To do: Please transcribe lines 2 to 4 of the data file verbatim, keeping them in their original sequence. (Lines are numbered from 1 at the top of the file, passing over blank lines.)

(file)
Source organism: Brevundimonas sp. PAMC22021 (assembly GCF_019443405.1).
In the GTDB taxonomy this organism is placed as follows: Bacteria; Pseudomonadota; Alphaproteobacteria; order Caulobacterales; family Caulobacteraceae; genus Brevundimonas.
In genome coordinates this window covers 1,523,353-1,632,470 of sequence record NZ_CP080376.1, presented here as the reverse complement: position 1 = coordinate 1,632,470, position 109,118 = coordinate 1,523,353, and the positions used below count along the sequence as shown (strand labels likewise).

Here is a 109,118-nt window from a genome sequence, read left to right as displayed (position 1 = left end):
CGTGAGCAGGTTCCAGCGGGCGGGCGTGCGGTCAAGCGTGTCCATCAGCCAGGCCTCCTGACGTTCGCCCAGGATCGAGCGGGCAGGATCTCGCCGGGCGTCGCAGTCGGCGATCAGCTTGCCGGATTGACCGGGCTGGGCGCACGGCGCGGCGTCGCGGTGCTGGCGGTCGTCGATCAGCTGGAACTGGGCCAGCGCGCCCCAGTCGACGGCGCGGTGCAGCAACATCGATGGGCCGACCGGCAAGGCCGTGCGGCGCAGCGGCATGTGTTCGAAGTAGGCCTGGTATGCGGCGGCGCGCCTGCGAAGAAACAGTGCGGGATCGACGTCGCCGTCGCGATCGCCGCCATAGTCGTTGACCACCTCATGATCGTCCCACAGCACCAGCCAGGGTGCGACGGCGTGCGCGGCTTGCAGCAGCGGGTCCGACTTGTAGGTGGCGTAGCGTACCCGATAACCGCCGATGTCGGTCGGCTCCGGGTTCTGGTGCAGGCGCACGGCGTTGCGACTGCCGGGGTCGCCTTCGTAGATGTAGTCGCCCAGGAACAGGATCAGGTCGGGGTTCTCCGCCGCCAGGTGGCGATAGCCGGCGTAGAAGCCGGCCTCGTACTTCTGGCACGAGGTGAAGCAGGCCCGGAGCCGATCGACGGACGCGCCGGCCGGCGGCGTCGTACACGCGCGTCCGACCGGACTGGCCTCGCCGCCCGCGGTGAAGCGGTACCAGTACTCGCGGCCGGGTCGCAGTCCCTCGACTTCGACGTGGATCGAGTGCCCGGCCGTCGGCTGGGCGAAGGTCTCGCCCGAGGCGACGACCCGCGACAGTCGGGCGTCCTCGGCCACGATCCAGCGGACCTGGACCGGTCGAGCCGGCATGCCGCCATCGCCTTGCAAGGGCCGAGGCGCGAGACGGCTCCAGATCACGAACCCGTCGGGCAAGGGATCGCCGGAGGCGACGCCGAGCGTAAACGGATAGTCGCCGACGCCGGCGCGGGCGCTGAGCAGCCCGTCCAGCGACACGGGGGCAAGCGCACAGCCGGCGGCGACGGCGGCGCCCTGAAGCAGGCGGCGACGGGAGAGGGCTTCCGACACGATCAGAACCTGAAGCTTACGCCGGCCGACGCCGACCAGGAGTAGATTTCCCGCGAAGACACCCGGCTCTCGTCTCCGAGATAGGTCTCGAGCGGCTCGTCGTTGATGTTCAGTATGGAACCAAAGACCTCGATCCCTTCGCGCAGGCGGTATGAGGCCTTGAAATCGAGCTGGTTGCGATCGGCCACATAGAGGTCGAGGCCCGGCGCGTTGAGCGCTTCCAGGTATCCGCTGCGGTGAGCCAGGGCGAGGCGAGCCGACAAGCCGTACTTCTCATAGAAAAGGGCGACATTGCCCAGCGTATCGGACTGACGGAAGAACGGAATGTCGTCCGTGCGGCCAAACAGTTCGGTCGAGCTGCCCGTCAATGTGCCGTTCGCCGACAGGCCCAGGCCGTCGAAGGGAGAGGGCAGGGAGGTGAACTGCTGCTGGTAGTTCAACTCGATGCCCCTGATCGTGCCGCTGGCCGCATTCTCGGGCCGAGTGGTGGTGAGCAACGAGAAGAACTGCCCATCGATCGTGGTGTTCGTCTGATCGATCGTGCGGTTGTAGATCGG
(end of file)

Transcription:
In the GTDB taxonomy this organism is placed as follows: Bacteria; Pseudomonadota; Alphaproteobacteria; order Caulobacterales; family Caulobacteraceae; genus Brevundimonas.
In genome coordinates this window covers 1,523,353-1,632,470 of sequence record NZ_CP080376.1, presented here as the reverse complement: position 1 = coordinate 1,632,470, position 109,118 = coordinate 1,523,353, and the positions used below count along the sequence as shown (strand labels likewise).

Here is a 109,118-nt window from a genome sequence, read left to right as displayed (position 1 = left end):